Yesterday we looked at the growing phenomenon of online dating scams that are cheating unsuspecting and vulnerable people out of millions of dollars across the globe. While we noted that online dating’s move to the mainstream is likely the main cause in the growing number of scams out there, another long-term trend is also partly responsible: Globalization.
Anyone reading the news today can become discouraged with the number of crises and conflicts in the world. Today’s news of conflicts, while terrible in their own right, can also provide scammers with fodder for their next ploy.
The BBC reported on the latest example of such a scam yesterday. A woman from England was duped by a man she met through an online dating service into what she thought was assisting his “Syrian sheikh” buddy import valuables legally into the country. The elaborate scam involved the woman paying thousands in fake tax bills and custom fees. After the woman realized she had been scammed, it was too late. While the police were able to trace the money back to a location elsewhere in England, the culprit and money were long since gone.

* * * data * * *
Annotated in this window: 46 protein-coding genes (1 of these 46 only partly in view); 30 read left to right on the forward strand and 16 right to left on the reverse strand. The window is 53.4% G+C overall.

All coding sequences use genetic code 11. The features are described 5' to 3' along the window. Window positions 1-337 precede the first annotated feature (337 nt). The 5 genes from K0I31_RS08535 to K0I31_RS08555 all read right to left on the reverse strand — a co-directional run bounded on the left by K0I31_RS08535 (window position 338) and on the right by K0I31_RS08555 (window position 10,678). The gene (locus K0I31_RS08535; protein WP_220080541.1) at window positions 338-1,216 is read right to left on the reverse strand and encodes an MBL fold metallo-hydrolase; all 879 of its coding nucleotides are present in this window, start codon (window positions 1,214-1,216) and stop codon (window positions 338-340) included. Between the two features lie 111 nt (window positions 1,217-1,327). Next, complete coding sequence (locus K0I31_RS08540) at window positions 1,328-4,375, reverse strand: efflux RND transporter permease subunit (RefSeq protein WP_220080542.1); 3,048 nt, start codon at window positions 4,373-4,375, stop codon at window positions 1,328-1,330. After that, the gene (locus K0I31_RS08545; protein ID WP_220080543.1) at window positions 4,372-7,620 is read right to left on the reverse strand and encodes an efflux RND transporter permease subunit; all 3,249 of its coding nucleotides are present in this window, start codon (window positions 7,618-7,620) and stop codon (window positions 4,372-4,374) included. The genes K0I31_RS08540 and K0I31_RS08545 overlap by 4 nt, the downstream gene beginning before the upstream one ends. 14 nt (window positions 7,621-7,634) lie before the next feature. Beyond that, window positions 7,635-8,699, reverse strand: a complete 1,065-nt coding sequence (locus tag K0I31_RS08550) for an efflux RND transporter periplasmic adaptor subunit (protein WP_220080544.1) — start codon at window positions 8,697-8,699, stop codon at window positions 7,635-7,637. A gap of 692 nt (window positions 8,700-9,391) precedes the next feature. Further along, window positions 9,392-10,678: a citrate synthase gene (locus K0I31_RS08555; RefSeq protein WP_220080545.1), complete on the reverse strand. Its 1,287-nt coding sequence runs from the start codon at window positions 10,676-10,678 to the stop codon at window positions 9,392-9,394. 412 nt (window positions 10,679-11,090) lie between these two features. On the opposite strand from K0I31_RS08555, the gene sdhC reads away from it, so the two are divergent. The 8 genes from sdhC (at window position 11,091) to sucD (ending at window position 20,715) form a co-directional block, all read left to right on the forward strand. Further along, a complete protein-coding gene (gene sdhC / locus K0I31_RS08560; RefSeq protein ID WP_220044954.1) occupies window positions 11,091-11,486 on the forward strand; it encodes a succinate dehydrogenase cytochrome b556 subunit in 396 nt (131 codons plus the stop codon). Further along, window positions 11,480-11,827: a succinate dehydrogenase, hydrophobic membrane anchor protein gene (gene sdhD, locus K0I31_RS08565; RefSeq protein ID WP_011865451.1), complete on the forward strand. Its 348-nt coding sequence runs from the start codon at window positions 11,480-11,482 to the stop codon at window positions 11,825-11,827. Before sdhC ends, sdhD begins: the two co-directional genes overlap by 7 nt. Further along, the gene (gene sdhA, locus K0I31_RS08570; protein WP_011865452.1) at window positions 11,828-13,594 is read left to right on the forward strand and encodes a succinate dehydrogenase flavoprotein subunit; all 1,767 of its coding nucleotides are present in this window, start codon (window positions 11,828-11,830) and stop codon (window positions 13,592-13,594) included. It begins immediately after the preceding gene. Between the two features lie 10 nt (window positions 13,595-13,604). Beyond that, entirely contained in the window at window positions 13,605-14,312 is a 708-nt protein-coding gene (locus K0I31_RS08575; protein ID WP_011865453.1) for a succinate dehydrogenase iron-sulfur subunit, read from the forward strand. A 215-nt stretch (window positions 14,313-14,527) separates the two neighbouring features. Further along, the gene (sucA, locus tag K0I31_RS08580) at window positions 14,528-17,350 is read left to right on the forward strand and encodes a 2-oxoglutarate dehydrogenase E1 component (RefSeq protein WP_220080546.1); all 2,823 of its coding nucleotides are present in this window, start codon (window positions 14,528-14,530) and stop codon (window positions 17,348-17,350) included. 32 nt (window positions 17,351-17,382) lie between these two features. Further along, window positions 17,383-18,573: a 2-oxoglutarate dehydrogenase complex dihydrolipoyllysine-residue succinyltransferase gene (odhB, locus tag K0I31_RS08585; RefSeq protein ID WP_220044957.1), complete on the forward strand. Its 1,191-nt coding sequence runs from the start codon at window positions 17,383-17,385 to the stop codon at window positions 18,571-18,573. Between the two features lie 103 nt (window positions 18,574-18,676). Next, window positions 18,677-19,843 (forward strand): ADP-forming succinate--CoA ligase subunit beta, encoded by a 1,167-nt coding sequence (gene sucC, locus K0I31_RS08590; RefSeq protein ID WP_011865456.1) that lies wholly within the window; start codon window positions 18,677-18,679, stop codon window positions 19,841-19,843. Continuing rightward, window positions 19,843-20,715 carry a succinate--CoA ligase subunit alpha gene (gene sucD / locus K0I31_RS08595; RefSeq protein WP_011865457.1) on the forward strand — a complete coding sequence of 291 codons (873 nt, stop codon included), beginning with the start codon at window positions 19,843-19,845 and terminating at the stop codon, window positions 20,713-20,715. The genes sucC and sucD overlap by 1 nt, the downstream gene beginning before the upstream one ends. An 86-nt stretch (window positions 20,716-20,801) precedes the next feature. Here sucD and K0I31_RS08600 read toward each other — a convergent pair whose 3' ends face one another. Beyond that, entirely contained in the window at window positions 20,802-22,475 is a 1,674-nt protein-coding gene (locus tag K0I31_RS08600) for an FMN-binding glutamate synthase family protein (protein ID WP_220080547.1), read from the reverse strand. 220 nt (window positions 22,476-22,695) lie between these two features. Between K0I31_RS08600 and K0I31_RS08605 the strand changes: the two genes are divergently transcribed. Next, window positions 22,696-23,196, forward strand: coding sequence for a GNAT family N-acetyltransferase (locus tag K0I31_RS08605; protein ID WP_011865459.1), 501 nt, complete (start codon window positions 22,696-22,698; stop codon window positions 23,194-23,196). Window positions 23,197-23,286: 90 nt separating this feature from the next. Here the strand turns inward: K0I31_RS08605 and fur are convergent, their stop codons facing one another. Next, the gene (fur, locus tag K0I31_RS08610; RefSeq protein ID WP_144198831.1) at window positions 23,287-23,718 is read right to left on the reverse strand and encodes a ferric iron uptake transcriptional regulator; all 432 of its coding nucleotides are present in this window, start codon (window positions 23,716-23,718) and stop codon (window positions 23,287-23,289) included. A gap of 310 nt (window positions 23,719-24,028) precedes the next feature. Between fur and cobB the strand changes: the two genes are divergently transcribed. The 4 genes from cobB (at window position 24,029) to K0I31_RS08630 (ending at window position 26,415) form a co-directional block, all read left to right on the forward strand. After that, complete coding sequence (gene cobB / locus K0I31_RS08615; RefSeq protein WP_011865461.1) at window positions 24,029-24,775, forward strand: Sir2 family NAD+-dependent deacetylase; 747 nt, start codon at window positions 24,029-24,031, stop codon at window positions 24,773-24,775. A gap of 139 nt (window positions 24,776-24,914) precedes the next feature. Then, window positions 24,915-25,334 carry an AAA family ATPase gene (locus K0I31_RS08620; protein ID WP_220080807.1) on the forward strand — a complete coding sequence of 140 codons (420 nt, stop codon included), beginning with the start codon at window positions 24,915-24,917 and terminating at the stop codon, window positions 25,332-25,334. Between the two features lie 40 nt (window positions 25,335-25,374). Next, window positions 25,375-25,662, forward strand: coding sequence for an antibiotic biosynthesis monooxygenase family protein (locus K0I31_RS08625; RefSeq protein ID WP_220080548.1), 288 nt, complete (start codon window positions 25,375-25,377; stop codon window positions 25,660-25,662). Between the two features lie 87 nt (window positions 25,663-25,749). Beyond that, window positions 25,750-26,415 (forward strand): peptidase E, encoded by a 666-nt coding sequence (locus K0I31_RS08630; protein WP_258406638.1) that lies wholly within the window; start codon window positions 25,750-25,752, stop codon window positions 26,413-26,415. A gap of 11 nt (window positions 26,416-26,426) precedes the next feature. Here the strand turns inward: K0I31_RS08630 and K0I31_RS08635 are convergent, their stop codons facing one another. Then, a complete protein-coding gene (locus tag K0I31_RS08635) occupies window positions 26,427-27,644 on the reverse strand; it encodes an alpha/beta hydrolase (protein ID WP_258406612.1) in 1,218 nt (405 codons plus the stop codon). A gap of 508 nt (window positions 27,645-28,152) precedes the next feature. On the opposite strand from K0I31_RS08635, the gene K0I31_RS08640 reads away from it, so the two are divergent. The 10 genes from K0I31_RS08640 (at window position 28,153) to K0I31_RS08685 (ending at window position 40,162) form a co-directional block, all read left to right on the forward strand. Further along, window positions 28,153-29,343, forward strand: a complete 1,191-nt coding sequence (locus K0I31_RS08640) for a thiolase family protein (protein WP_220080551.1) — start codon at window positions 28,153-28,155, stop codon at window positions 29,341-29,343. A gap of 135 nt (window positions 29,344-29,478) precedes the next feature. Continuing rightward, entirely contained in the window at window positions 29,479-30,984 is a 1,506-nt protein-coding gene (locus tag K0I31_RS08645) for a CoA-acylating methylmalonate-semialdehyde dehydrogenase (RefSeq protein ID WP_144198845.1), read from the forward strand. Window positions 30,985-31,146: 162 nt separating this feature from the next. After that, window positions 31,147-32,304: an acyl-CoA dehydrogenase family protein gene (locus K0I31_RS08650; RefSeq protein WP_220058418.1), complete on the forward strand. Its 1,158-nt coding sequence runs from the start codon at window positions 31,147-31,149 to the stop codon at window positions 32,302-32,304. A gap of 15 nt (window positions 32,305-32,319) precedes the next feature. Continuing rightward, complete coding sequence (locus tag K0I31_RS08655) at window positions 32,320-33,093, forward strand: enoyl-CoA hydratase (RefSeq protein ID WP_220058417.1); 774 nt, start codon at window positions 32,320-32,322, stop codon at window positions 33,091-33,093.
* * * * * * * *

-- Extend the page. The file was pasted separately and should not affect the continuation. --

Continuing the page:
As the victim in the story remarked, vulnerable people are especially susceptible to this type of scam, particularly when dealing with skillful con artists who can rip news from the headlines to help support and validate their schemes.
While this particular story may seem far-fetched, we would argue that this type of scam could potentially befall anyone, not just the especially vulnerable or naïve. When you make a connection with a potential mate, online and off, judgment can become clouded, particularly in matters of money. That’s why we encourage verifying the legitimacy of a potential date early on, before you feel emotional attachment.
BeenVerified makes it easy to take the first step in building trust online with a potential partner with our extensive, affordable and accessible background check service.